ST ANDREWS students have called for disgraced banker Fred Goodwin, who was publicly stripped of his knighthood earlier this week, to have his honorary degree revoked.
His knighthood was “cancelled and anulled” by the Queen on the advice of the Honours and Forfeiture Committee at Westminster after intense pressure on the government.
However, he will be allowed to retain the honorary degree of Doctor of Laws conferred by St Andrews University several years ago - at least for the present.
The Students’ Association has called on the university to revoke the degree following huge public criticism of Goodwin’s role as the chief decision-maker at RBS at a time when it embarked on its takeover of ABN-AMRO - which played a significant role in plunging the UK’s banking sector into crisis.
Association President Patrick O’Hare told the Citizen: ‘‘Fred ‘the Shred’ has, over the course of the banking crisis, become a symbol for the arrogance, misjudgement and greed which many people feel has become endemic within our banking system.
‘‘To defend the award devalues our system of honorary degrees and is insulting to those honorary graduates such as Sir David Attenborough and Sir Peter Lampl who have gained one through their contributions to society.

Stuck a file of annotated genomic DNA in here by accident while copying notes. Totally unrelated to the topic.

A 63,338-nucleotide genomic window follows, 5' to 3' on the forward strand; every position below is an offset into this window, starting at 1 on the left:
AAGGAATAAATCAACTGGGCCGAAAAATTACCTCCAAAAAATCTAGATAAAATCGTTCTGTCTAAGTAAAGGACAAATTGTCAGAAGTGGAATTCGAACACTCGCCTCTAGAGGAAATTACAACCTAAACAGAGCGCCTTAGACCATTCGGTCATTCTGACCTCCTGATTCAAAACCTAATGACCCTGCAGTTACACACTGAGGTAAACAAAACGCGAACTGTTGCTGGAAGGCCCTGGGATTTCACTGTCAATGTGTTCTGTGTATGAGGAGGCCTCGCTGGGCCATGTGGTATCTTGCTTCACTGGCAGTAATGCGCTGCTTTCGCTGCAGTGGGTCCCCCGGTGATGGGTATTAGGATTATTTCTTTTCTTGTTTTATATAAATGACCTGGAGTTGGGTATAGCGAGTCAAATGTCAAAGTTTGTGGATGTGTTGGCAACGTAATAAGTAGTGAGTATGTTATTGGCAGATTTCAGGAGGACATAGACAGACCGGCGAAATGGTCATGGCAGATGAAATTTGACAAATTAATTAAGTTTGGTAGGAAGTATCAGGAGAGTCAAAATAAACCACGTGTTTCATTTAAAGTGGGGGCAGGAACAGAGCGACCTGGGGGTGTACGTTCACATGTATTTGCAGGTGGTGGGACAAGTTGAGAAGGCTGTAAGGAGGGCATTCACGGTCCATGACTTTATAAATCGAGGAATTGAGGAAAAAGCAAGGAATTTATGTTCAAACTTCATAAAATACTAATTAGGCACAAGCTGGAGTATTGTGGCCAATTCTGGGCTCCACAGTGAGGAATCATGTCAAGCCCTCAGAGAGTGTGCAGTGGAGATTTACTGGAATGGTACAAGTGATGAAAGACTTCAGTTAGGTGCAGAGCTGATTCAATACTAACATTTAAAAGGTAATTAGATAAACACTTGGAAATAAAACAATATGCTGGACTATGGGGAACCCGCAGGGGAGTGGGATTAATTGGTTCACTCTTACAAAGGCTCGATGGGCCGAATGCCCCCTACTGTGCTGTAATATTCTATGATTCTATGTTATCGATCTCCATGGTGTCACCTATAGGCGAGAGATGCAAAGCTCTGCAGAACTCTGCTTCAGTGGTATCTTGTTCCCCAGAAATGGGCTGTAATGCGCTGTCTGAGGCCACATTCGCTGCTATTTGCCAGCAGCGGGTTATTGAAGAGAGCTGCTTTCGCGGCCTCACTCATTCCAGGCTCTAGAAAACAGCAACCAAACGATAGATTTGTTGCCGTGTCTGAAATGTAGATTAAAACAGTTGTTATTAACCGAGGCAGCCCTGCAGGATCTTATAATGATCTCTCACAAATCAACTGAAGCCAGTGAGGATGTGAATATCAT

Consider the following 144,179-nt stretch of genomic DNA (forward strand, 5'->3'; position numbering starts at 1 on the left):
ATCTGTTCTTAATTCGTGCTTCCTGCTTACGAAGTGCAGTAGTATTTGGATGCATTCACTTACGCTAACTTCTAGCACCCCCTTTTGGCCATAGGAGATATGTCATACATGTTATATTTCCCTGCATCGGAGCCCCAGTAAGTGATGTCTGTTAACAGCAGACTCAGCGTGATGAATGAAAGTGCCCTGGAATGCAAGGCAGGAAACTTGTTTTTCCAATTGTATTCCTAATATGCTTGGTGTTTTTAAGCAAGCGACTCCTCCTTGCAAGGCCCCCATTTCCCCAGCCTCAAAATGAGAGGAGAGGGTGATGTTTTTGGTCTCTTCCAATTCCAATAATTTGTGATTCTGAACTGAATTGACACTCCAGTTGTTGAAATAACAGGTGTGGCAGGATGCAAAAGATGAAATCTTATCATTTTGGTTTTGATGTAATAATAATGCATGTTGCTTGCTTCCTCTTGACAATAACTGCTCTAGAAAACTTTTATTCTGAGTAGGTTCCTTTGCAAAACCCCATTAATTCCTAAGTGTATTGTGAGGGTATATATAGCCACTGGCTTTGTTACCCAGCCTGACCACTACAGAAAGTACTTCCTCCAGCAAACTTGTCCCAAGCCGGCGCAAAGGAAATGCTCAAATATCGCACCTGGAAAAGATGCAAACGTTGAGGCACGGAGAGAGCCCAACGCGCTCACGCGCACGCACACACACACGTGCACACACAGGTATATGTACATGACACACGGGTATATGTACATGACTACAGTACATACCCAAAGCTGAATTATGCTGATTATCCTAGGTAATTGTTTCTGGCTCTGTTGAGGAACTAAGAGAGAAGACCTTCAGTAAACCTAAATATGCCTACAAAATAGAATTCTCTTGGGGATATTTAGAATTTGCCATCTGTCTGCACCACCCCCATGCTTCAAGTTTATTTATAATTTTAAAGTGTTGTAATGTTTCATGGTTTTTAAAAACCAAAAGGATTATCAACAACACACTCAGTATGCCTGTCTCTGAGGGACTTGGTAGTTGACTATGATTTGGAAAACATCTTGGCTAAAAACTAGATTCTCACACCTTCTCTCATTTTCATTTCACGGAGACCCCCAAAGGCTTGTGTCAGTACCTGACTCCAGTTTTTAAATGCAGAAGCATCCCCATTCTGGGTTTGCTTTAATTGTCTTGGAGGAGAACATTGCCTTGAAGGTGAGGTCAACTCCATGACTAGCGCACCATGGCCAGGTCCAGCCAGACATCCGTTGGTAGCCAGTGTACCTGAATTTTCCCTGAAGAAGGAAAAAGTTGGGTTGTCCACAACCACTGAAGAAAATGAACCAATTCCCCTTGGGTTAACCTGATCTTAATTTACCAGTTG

‘‘If the Queen and the Forfeiture Committee can take the extraordinary measure of revoking his knighthood, then it seems fairly obvious that the university can do the same with his honorary degree.
‘‘Fred Goodwin, of course, is not solely responsible for the banking crisis although his awards were made for ‘services to banking’ - a statement which now has no foundation.
‘‘We believe that keeping in place an honorary degree for someone like Fred Goodwin runs contrary to the values of the University of St Andrews.”
A spokesperson for the university said: ”Fred Goodwin was given an honorary degree in good faith by the university in 2004, shortly after he had been knighted and in the same year that Forbes Magazine had made him Businessman of the Year and Scotland on Sunday declared him Number One Scot.
“Clearly, a great deal has changed since that time.
‘‘The university is very sensitive to the varied opinions expressed about Mr Goodwin’s part in the collapse of RBS and its damaging effects on the economy and the lives of many thousands of people.
“Revoking the degree, however, cannot change history, nor ameliorate the harm done by the banking collapse, for which many people and institutions, not just one man, are responsible.
“In these circumstances, the university will not be pressured into making the precipitate gesture of revoking Mr Goodwin’s degree.”